Construction of the Manchester Ship Canal's 36 mile (58 km) length was divided into eight sections, with an engineer responsible for each. The first section was from Eastham to Ellesmere Port. Mount Manisty, a huge mound of earth northwest of Ellesmere Port on a narrow stretch of land between the canal and the Mersey (named after the engineer for that section), was created from the soil extracted by the excavations in that area. The ship canal was completely filled with water in 1893 and opened to its first traffic on 1 January 1894. Queen Victoria performed the official opening later that year. The ship canal had taken six years to complete at a cost of just over £15 million. It was the longest river navigation canal in the world and remains the world's eighth-longest ship canal, only slightly shorter than the Panama Canal. An average of 12,000 workers were employed during construction, peaking at 17,000. The scheme called upon over 200 miles (320 km) of temporary rail track, 180 locomotives, more than 6000 trucks and wagons, 124 steam-powered cranes, 192 other steam engines, and 97 steam excavators. The Manchester Ship Canal enabled the Port of Manchester to become Britain's third busiest port, despite being about 40 miles (64 km) inland.
Petrochemicals Plant at Stanlow
The Manchester Ship Canal passes this small section of the huge petrochemicals plant known as Stanlow Manufacturing Complex. The refinery was bought by the Indian conglomerate Essar Energy from Royal Dutch Shell in 2011. The complex occupies nearly 1,900 acres (3 square miles or 770 ha) and dates from 1924, when a small bitumen plant was established. In the 1970s an oil pipeline was constructed from Amlwch in Anglesey (North Wales). Crude oil was pumped ashore from tankers moored at deep-water pontoons. The pipeline closed in the early 1980s. Crude oil is now received lower down river on the Mersey at the Tranmere Oil Terminal, operated by the Mersey Docks and Harbour Board, and is transferred via a fifteen mile (24 km) pipeline to storage at Stanlow.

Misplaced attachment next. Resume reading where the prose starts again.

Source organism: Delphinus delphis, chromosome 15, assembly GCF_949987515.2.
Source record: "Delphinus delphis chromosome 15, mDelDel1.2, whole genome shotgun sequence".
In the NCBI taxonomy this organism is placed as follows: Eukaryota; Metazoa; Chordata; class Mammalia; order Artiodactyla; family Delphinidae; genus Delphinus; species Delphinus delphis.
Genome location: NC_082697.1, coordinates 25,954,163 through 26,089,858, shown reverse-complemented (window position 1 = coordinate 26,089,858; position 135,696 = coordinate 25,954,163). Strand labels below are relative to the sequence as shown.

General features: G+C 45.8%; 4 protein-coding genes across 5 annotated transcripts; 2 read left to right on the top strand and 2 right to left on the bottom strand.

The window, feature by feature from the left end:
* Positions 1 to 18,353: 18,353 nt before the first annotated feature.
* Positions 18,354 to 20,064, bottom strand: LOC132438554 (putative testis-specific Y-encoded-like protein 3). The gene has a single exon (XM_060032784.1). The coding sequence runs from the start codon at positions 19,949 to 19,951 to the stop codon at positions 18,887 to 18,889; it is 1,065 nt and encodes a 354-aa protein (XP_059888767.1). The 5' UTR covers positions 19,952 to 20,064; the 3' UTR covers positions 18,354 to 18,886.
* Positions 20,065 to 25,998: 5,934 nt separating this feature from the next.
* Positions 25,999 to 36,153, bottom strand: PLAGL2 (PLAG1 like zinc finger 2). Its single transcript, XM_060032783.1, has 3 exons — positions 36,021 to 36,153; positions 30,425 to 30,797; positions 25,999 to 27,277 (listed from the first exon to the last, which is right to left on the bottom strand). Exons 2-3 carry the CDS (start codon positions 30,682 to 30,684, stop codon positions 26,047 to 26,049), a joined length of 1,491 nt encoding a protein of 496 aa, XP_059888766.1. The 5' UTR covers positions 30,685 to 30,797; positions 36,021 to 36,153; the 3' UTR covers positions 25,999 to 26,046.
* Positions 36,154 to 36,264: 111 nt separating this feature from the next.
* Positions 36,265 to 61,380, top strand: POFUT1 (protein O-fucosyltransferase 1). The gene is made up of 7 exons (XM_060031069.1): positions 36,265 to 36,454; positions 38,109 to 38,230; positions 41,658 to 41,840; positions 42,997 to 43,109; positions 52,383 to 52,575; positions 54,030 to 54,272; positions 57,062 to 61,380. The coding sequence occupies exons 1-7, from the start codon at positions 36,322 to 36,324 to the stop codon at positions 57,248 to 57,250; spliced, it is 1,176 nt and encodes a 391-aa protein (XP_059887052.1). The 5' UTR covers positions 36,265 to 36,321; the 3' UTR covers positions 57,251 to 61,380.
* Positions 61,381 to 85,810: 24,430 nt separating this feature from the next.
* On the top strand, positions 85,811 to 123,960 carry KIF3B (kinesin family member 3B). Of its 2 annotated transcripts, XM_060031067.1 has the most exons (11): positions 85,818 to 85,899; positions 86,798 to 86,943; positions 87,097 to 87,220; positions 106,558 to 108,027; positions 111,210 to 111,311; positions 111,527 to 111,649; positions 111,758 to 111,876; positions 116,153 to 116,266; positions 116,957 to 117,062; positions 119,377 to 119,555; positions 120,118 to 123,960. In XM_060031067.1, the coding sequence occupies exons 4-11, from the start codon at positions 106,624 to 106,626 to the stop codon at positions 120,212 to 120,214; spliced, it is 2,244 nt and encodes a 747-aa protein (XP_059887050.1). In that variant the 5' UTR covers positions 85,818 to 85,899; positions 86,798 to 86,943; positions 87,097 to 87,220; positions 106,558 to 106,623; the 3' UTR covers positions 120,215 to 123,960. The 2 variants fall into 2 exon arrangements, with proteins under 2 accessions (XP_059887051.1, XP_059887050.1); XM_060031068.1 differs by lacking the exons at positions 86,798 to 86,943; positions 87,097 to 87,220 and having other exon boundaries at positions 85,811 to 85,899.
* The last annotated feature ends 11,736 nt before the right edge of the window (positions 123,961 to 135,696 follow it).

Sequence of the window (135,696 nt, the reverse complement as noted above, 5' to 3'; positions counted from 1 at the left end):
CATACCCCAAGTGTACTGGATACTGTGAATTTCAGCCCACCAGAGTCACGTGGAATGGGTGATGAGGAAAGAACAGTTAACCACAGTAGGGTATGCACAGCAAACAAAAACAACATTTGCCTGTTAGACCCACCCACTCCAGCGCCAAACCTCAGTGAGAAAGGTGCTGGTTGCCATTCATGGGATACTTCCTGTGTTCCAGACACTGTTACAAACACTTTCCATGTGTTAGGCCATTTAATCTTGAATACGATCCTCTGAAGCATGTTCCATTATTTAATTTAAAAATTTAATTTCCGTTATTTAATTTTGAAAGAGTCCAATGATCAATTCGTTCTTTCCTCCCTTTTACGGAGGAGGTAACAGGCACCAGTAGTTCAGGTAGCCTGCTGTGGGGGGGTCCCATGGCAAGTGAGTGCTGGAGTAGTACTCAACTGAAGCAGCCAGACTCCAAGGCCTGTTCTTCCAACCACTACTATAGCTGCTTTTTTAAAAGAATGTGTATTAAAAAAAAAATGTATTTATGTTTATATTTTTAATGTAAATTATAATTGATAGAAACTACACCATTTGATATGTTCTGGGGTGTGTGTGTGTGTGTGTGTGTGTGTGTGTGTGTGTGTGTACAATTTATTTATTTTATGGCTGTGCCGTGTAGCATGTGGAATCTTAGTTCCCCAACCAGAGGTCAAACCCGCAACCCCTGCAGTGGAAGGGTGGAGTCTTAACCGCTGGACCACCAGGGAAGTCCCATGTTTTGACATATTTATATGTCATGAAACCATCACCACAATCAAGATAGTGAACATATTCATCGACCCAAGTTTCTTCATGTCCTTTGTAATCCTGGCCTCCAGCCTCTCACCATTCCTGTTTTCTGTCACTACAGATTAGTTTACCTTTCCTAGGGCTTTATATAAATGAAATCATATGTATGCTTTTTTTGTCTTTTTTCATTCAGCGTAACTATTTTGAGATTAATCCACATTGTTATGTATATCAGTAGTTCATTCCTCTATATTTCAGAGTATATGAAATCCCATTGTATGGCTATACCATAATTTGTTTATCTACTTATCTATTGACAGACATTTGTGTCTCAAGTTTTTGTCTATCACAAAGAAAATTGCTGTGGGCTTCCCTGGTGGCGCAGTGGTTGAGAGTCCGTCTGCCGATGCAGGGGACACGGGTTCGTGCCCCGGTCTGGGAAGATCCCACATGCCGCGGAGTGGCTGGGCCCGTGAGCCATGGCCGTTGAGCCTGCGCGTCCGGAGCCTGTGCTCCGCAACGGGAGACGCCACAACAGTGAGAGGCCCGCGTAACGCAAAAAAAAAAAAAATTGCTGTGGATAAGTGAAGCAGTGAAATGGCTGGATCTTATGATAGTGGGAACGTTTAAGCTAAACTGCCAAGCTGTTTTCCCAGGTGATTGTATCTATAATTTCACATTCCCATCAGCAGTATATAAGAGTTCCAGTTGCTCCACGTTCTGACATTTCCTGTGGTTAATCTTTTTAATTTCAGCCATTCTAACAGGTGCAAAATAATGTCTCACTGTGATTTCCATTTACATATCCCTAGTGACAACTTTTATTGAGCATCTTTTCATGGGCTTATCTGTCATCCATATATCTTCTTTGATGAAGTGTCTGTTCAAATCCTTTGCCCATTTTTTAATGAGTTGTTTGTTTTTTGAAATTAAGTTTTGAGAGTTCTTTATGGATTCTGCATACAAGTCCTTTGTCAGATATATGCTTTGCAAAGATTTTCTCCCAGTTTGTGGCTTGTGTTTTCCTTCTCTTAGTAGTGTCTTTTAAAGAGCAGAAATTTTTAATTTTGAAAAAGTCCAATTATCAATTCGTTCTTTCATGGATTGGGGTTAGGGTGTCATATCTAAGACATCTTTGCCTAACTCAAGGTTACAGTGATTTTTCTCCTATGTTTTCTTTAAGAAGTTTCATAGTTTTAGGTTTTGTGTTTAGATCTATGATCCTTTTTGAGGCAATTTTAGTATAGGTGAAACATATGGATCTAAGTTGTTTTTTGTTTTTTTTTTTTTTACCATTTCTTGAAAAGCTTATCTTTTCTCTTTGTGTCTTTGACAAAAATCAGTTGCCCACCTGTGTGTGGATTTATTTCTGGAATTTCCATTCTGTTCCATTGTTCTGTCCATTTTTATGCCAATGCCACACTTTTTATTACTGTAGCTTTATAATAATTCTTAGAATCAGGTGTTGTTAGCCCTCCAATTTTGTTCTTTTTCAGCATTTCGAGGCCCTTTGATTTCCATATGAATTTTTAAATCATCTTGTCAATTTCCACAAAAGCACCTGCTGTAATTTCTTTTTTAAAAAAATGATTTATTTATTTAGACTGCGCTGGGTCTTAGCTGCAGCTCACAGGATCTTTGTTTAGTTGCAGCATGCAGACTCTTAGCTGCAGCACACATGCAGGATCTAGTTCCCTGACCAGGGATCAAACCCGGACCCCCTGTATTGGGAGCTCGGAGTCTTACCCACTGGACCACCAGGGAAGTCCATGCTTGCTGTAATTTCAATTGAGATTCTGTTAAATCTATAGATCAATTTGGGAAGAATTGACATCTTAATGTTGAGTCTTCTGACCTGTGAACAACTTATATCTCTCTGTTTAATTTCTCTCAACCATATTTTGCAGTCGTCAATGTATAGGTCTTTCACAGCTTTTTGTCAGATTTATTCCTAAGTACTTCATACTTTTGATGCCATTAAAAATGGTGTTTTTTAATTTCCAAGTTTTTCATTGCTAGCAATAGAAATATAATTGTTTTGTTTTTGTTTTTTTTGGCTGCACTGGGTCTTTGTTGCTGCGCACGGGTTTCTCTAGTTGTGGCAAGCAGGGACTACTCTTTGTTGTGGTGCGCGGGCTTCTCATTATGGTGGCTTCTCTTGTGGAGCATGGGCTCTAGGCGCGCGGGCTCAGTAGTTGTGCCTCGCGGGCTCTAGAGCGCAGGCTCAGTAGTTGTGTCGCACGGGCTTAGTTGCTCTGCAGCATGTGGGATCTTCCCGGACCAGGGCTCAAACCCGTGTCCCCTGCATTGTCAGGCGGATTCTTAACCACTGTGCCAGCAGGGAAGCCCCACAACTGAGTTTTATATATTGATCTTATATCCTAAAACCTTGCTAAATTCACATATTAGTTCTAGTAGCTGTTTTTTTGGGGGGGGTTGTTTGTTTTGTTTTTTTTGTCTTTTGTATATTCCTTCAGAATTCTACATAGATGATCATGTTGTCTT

Stanlow Oil Dock
The first oil dock was built at Stanlow in 1916-1922, ready for Royal Dutch Shell to begin their bitumen operations nearby in 1924. A second dock followed in 1933 and further expansion began in 1949.
Stanlow Point
Stanlow Point, next to the outlet of the River Gowy into the Mersey and completely isolated by the Manchester Ship Canal, is the location of the historically important Stanlow (or Stanlaw) Abbey, now allegedly scant ruins. Aerial photography shows a small rocky outcrop at the tip of the point that looks as if it served as a mooring. The abbey was founded in 1178 by John FitzRichard, the sixth Baron of Halton. The exposed situation lead to it sufferering from a series of disasters. In 1279 it was flooded by water from the Mersey and in 1287 during a fierce storm, the tower collapsed and part of the abbey was destroyed by fire. The monks appealed to the pope for the monastery to be moved to a better site and, with the pope's consent and the agreement of Edward I and Henry de Lacy, the 10th Baron, they moved to Whalley Abbey near Clitheroe, Lancashire, in 1296. A small cell of monks remained on the site until the Reformation. The standing remains include two sandstone walls and a doorway, incorporated into the remains of a later farm, and the buried features include part of a drain leading to the River Gowy, surviving as a tunnel lined with four courses of sandstone blocks. Apparently Stanlow Point is classified as a bonded site, outside of the UK for customs purposes and seriously out of bounds to mere mortals.
Manchester Ship Canal Cruises
The Manchester Ship Canal at PeelPorts
Manchester Ship Canal Virtual Tour at Pennine Waterways
Manchester Ship Canal Leisure Activities at Waterscape
Ellesmere Port lighthouse at Mycetes
Stanlow Abbey at Pastscape